A Data Protection Lawyer, Amit Gadhia, has explained what people need to know before sharing personal information with data mining companies.
His sentiments come in the wake of the Worldcoin controversy, which saw thousands of Kenyans queue to scan their eyeball in exchange of Sh7, 000.
Speaking during an interview with Spice FM on Tuesday, August 22, Gadhia said the activity [scanning of eyeballs] did not acquire valid consent from those who registered for World Coin.
“When an organisation tells you that you will get the money that is more than your monthly salary and especially right now when the country is going through tough economic times, then that is not valid consent,” he said.
According to Gadhia, valid consent needs to be acquired voluntarily in a manner that the subjects can understand and can easily withdraw from if they so wish.
He added that every individual has data subject rights hence should be informed of how their personal information will be used at the point of collection.
“As a local citizen, you need to ask anyone who is taking your data how they will be processing it. Ask them to show you their data privacy law, who they will be sharing the data with and how can you pull out of the exercise later,” explained Gadhia.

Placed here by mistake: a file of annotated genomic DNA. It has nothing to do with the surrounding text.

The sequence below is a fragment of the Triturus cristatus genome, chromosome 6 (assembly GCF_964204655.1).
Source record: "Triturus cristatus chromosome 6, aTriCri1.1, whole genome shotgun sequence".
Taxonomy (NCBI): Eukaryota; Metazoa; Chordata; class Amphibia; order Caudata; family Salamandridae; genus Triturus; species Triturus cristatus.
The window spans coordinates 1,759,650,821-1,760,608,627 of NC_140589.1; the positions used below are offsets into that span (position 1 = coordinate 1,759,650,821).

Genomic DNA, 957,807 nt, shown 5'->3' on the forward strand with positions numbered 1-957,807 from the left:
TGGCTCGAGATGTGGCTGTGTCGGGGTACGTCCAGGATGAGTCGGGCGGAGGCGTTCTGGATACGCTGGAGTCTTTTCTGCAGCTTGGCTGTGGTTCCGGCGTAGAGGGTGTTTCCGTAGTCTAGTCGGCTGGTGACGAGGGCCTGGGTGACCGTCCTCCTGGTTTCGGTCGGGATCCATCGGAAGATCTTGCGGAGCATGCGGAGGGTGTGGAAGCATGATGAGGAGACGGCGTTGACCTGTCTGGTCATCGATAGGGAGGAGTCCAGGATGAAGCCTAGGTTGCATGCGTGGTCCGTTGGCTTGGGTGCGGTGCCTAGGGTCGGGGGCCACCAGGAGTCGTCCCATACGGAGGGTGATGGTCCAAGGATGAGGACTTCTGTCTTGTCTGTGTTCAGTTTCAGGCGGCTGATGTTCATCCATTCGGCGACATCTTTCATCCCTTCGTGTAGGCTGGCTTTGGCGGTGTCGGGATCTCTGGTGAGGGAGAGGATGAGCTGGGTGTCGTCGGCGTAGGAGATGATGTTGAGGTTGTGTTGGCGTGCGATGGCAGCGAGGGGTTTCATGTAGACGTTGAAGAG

Before any individual hands over their personal data for processing, they should make sure that the person collecting it has complied with the law.
The 2019 Data Protection Bill has laws and regulations that govern any data processing activity. It was assented to in 2019 after data safety concerns were raised during the registration of the Huduma Namba.
According to the bill, any organization that needs to process data needs to do a Data Protection Impact Assessment (DPIA) and submit it to the Office of the Data Protection Commissioner (ODPC), 60 days before the processing begins.
Additionally, organizations should have a well-determined lawful basis for processing which includes consent, contract, and legal obligations among others.
Gadhia specified that data protection awareness is an area that needs to be addressed globally and not just locally.
“Data protection awareness is not a Kenyan nor an East African or African issue but a global issue. It I more about creating awareness at a local, regional, and global level,” said Gadhia.
“Your data is your currency. It is more valuable than the money in your account.”
The government through the Ministry of Interior suspended the registration and scanning of eyeballs over security and data breach concerns.